Accountant vs. Tax Attorney: Who Should I Call?

When it comes to your personal finances or business assets, you shouldn’t take any chances. This is why so many turn to financial professionals, but there are many different ways to find the right help. When it comes to decisions involving taxes, it may be hard to decide when an accountant will be able to handle matters and when it is time to contact a tax attorney. Here is a closer look at these two specialists, what they can offer their clients, and when one may be more effective than another.

Understanding Accountants

For many years, the average accountant was nothing more than a basic financial advisor for businesses, non-profit organizations, or private parties. As time has progressed, however, these specialists have taken on a much more proactive role with their clients with a variety of tools and services. This begins with issues such as financial planning, estate planning, and investment advice. A modern accountant can also help with a variety of more complicated issues such as strategizing an entire business’s financial goals in the coming years or taking over the role of an investing consultant for a private party.

Understanding Tax Attorneys

A tax attorney is another choice for those that would like to protect their assets or the assets of their business. These individuals have gone through extensive training and focus their practice on tax and financial laws. Tax attorneys will generally not be needed to carry out the basic financial services that an accountant would, and instead focus on legal negotiations, trials, audits, and other similar situations. Businesses can hire a tax attorney as a full-time consultant and legal representative, use them on a case-by-case basis, or place them in a purely advisory role, much like an accountant.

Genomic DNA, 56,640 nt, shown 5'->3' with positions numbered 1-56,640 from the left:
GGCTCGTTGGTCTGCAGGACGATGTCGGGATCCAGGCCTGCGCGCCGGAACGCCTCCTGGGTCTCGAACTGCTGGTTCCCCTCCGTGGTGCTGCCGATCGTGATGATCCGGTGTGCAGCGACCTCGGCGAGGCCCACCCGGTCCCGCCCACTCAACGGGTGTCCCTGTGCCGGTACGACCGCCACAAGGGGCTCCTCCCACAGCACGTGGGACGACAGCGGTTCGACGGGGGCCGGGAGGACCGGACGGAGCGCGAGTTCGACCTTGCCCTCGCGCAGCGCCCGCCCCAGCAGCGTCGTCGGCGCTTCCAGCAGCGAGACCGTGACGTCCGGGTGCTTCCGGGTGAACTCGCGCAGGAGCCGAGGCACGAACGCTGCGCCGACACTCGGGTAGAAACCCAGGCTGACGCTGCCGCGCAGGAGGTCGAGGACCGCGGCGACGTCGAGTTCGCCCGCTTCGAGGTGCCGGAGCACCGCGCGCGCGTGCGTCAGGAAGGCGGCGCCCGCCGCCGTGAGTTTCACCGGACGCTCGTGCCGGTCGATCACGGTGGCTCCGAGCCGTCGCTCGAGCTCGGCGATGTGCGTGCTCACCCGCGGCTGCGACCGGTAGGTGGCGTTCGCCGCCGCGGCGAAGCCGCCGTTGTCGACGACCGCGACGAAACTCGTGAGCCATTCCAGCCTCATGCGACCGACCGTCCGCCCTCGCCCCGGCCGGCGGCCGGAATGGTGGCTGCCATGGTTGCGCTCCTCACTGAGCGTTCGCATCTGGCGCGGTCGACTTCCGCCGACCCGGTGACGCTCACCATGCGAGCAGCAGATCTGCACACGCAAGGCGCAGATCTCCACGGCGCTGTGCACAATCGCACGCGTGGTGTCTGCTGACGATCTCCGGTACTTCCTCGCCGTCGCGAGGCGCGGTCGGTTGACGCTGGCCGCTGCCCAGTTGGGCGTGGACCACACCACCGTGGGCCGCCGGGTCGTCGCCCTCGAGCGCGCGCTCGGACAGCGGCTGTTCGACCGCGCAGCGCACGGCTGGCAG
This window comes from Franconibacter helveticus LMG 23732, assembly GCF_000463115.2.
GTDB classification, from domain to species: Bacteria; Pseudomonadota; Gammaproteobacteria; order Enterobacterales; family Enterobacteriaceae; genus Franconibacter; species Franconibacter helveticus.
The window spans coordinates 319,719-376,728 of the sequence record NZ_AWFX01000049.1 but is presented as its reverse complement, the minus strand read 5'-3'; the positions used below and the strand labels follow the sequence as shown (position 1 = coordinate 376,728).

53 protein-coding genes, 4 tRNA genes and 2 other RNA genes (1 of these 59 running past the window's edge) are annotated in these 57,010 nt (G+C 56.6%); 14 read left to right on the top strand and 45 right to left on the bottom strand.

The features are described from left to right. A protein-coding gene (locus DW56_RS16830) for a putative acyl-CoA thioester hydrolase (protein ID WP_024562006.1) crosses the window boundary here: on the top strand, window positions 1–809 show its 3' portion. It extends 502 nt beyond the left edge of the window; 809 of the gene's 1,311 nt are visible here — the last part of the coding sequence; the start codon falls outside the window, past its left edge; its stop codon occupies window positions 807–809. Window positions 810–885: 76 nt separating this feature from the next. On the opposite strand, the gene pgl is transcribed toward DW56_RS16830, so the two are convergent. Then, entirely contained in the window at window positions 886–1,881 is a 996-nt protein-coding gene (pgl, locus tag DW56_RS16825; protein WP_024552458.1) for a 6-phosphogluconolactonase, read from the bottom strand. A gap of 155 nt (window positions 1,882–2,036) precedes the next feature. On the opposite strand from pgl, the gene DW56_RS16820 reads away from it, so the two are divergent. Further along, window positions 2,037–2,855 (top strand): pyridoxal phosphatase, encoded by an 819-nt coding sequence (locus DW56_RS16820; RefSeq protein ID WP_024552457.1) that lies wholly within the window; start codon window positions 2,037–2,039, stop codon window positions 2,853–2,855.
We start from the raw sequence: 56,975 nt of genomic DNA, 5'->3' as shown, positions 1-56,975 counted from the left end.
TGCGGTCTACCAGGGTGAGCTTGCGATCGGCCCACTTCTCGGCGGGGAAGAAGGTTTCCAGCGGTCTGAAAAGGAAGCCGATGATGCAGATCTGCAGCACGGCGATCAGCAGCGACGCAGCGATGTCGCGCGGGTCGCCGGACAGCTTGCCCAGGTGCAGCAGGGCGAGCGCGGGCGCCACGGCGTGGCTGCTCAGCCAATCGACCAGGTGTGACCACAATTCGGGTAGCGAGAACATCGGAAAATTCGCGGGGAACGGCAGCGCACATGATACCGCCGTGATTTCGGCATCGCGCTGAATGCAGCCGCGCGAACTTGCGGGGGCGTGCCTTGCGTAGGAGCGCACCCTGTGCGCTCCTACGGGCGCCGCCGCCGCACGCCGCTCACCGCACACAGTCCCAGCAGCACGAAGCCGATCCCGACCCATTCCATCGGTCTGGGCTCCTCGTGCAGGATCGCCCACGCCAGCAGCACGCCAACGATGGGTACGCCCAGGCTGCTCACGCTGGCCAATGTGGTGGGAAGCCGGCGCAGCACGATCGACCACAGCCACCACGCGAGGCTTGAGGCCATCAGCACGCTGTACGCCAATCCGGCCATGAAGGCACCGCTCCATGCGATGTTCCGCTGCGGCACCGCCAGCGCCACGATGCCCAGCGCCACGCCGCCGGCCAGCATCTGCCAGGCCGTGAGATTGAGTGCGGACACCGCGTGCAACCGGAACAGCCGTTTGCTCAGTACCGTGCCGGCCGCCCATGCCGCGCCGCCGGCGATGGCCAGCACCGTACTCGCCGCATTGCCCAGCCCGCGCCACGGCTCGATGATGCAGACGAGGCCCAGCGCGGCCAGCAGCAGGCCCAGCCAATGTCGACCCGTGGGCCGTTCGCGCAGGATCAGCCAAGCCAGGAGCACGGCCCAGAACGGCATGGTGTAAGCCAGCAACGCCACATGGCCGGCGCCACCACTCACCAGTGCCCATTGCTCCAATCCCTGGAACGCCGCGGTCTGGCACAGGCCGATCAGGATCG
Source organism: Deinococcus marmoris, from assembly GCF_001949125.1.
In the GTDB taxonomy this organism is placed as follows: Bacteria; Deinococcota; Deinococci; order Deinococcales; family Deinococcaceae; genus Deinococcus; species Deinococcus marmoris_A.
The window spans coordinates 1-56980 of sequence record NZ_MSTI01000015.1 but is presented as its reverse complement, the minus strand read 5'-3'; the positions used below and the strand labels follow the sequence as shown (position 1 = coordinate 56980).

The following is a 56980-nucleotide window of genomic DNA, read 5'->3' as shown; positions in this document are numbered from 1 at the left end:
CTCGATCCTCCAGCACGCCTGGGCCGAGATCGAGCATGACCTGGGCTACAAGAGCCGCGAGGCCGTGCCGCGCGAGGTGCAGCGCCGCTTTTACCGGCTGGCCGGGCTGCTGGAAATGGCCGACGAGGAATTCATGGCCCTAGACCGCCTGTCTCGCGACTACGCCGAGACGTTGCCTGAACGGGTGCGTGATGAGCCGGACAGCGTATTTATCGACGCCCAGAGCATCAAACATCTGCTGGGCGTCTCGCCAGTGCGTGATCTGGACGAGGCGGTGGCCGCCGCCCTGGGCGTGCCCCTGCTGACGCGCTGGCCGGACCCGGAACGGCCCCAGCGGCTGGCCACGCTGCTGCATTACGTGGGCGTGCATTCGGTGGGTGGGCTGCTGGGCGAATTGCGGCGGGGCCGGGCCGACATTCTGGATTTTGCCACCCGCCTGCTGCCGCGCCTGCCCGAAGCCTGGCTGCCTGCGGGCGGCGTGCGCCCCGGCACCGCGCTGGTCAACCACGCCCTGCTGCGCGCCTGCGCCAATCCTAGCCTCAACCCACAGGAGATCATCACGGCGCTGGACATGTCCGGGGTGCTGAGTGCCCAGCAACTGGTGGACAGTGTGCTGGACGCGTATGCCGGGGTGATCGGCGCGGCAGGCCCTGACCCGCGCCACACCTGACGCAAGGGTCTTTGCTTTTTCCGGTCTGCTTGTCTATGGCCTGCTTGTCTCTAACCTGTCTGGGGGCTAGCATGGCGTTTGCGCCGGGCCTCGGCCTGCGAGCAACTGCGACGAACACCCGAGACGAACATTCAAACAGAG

Who Should I Choose?

Financial situations can become muddled in the blink of an eye, and this is why so many are unsure if they should contact and hire an accountant or a tax attorney. For most of the traditional financial services such as setting up a payroll, basic advice, filing taxes, or planning an estate, an accountant will be perfectly suited for the task. Even when more severe situations develop, such as an audit, an experienced accountant may be able to start the process of filing paperwork, inquiring about the audit, and contacting the IRS.

If the situation is not resolved relatively quickly or escalates into a trial or out-of-court negotiations that could make or break a company, it is time to call in a tax attorney. Tax attorneys are often better suited to handle important negotiations or help a client navigate through a trial. They also provide their client with complete confidentiality which may be a necessity in certain scenarios. Those in need of any one of these services should begin by taking a looking at the expertise of an accountant, and then move onto a tax attorney for representation or advice of the situation cannot be resolved quickly.